"Aussicht von dem Orte auf. Juan Fernandes wo das Haupt von dem Geschwader sein Zelt hatte", Anson, George
Period: 1749 (published)
Publication: Des Herrn Admirals…
Color: Hand Color
13.3 x 8.3 inches
33.8 x 21.1 cm
A quaint view of Anson's camp on the island of Juan Fernandes, now known as Robinson Crusoe Island. It shows the camp in a protected valley with the mountainous and undulating terrain, formed by ancient lava, in the background.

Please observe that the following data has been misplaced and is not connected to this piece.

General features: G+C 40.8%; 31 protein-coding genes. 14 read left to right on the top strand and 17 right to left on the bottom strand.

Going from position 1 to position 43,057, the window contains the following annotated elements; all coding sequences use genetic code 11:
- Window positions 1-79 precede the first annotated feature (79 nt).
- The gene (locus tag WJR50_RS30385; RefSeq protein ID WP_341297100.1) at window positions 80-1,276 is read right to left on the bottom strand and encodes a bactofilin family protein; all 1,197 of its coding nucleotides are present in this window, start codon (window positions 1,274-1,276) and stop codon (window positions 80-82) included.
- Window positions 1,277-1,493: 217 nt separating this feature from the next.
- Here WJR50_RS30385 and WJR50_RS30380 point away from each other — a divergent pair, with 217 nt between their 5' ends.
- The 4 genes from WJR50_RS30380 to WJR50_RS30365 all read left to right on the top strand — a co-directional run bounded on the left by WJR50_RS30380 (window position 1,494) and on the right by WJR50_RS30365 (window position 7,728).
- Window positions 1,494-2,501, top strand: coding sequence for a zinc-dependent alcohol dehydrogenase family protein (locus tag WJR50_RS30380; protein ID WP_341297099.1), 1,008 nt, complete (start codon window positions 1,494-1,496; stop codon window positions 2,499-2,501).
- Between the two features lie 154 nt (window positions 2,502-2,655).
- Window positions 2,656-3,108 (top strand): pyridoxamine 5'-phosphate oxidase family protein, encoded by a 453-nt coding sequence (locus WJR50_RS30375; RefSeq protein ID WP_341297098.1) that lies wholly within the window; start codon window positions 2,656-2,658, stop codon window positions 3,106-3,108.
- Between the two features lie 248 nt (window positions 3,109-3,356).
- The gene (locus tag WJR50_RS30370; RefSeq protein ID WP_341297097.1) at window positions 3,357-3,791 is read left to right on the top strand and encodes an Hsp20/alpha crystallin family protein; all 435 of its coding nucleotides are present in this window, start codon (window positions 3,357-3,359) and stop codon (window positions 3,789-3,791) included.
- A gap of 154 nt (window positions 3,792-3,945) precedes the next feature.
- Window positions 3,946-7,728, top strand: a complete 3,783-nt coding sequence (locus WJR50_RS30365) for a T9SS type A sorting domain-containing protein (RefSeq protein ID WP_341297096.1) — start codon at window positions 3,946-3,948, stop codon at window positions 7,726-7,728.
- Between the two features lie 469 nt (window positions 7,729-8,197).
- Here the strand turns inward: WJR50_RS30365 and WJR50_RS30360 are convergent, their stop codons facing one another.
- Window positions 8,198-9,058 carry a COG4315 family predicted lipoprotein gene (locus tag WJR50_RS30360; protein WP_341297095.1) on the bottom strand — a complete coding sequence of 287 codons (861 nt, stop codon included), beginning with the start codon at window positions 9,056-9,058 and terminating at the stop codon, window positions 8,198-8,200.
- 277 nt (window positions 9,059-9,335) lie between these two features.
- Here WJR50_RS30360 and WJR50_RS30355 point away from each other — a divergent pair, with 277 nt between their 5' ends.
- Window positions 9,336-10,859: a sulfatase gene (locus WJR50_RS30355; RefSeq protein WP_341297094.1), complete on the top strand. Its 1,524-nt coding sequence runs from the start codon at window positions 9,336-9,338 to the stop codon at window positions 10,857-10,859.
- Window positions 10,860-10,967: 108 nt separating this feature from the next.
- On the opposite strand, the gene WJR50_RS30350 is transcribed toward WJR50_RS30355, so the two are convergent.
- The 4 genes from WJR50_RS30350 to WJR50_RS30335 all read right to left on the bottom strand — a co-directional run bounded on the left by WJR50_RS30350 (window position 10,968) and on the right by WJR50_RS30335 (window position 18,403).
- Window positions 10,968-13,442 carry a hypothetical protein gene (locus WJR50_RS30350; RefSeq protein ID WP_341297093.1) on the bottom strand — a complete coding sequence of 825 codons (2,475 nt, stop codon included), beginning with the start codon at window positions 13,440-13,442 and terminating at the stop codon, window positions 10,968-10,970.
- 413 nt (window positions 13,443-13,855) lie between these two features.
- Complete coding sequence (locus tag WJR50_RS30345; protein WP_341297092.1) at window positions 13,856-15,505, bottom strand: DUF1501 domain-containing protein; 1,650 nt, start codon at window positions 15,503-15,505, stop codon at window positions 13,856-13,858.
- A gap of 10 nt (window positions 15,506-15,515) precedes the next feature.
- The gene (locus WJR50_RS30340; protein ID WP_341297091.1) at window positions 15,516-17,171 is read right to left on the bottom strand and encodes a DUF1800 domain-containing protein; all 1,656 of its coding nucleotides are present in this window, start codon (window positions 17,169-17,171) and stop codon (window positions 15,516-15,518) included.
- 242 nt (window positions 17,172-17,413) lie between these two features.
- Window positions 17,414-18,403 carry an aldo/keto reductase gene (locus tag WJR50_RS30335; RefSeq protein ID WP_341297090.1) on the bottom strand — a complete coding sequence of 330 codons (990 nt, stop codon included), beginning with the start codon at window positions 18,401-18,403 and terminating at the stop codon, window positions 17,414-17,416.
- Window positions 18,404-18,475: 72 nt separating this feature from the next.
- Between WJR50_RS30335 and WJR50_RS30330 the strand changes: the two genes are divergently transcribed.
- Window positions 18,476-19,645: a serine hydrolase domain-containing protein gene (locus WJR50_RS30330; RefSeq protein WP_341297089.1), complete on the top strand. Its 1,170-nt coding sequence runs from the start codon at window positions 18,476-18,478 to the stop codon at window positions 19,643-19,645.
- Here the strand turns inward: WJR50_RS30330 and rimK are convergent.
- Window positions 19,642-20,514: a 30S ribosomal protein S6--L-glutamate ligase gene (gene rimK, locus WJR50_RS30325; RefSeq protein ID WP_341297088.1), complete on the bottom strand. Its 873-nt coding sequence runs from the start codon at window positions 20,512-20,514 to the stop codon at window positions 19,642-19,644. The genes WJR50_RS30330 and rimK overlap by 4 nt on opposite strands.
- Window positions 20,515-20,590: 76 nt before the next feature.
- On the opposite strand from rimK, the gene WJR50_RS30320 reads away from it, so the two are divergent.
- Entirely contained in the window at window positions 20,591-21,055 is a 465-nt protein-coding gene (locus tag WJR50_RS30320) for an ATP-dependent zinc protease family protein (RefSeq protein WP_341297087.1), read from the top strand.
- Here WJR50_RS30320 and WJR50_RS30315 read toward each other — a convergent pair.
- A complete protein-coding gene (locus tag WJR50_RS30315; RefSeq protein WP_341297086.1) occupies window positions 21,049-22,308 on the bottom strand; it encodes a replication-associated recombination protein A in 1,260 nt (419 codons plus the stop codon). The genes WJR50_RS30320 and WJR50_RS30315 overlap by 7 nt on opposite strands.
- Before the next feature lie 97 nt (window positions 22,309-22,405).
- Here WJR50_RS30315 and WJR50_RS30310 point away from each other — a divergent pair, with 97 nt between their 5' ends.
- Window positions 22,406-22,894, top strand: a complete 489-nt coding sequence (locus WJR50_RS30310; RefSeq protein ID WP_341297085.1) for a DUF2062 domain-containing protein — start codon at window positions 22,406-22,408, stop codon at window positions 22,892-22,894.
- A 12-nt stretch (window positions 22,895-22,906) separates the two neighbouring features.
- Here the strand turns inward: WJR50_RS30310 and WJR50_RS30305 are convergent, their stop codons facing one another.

In 1740 Anson set sail in command of a squadron sent to attack Spanish possessions and interests in South America. The expedition was ill-equipped and failed to carry out its original ambitious mission. By June 1741 when Anson reached Juan Fernandes, his force had been reduced to only three of the original six ships, while the strength of his crews had fallen from 961 to 335. After launching several attacks on the west coast of South America and recuperating on the island he collected the remaining survivors on his flagship, the Centurion, and set sail in search of one of the richly laden galleons that conducted the trade between Mexico and the Philippines. The indomitable perseverance he had shown during one of the most arduous voyages the history of sea adventure gained the reward of the capture of an immensely rich prize, the Nuestra Señora de Covadonga, which he encountered off Cape Espiritu Santo on June 20, 1743.